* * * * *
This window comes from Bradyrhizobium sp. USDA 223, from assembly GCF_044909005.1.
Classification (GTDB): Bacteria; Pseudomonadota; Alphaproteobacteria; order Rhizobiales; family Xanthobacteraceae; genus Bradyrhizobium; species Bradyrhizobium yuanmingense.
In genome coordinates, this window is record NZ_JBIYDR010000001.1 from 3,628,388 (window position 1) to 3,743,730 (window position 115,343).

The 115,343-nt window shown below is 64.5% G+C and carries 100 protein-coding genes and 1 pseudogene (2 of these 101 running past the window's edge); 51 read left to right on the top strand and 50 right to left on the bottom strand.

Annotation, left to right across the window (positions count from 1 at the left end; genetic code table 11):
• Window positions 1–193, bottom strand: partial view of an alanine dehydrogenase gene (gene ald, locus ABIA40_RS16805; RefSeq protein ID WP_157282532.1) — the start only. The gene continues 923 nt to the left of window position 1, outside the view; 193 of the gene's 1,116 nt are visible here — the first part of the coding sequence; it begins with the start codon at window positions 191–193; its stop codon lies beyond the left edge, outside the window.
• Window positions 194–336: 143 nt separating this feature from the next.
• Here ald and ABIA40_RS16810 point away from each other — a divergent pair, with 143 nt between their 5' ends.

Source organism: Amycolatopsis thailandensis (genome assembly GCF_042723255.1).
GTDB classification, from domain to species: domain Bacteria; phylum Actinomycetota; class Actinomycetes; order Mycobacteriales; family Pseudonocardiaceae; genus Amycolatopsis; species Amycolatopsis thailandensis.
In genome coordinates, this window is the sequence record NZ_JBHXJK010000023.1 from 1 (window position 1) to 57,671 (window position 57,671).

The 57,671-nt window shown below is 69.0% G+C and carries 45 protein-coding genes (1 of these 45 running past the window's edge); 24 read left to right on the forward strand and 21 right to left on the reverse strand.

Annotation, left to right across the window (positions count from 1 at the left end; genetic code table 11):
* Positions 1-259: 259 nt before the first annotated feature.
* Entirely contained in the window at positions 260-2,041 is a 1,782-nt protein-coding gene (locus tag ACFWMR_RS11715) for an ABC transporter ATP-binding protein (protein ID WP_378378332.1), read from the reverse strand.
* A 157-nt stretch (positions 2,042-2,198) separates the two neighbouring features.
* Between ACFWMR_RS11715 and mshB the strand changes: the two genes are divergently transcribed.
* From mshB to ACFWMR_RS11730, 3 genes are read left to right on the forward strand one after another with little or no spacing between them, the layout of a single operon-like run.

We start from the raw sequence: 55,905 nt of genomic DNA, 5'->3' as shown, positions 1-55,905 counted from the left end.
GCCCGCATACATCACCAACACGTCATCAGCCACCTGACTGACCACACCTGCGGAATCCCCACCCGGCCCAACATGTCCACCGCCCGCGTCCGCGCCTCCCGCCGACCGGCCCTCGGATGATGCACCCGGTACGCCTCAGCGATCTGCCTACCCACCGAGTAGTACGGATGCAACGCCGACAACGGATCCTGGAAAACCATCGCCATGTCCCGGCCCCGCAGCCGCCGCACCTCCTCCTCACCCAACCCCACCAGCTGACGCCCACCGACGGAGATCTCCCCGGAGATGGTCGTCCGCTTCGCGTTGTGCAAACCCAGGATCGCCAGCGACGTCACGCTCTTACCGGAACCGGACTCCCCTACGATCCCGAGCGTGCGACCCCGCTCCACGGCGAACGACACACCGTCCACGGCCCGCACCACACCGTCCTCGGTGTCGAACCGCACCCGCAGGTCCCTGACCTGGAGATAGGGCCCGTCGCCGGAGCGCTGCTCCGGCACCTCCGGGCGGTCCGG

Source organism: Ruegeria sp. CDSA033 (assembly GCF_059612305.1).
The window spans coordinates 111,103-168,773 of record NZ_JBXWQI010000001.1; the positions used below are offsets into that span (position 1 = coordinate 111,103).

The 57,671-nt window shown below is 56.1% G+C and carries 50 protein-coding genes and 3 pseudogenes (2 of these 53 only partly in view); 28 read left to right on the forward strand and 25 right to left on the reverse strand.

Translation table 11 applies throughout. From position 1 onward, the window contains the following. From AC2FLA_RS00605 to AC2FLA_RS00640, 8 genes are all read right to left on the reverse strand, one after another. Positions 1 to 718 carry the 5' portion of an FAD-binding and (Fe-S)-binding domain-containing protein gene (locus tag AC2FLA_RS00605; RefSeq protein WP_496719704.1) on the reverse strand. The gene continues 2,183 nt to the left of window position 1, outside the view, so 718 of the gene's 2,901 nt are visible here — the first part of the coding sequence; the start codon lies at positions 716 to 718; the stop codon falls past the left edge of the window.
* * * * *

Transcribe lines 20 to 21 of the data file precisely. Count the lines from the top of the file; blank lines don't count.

GCCCGCATACATCACCAACACGTCATCAGCCACCTGACTGACCACACCTGCGGAATCCCCACCCGGCCCAACATGTCCACCGCCCGCGTCCGCGCCTCCCGCCGACCGGCCCTCGGATGATGCACCCGGTACGCCTCAGCGATCTGCCTACCCACCGAGTAGTACGGATGCAACGCCGACAACGGATCCTGGAAAACCATCGCCATGTCCCGGCCCCGCAGCCGCCGCACCTCCTCCTCACCCAACCCCACCAGCTGACGCCCACCGACGGAGATCTCCCCGGAGATGGTCGTCCGCTTCGCGTTGTGCAAACCCAGGATCGCCAGCGACGTCACGCTCTTACCGGAACCGGACTCCCCTACGATCCCGAGCGTGCGACCCCGCTCCACGGCGAACGACACACCGTCCACGGCCCGCACCACACCGTCCTCGGTGTCGAACCGCACCCGCAGGTCCCTGACCTGGAGATAGGGCCCGTCGCCGGAGCGCTGCTCCGGCACCTCCGGGCGGTCCGG

Source organism: Ruegeria sp. CDSA033 (assembly GCF_059612305.1).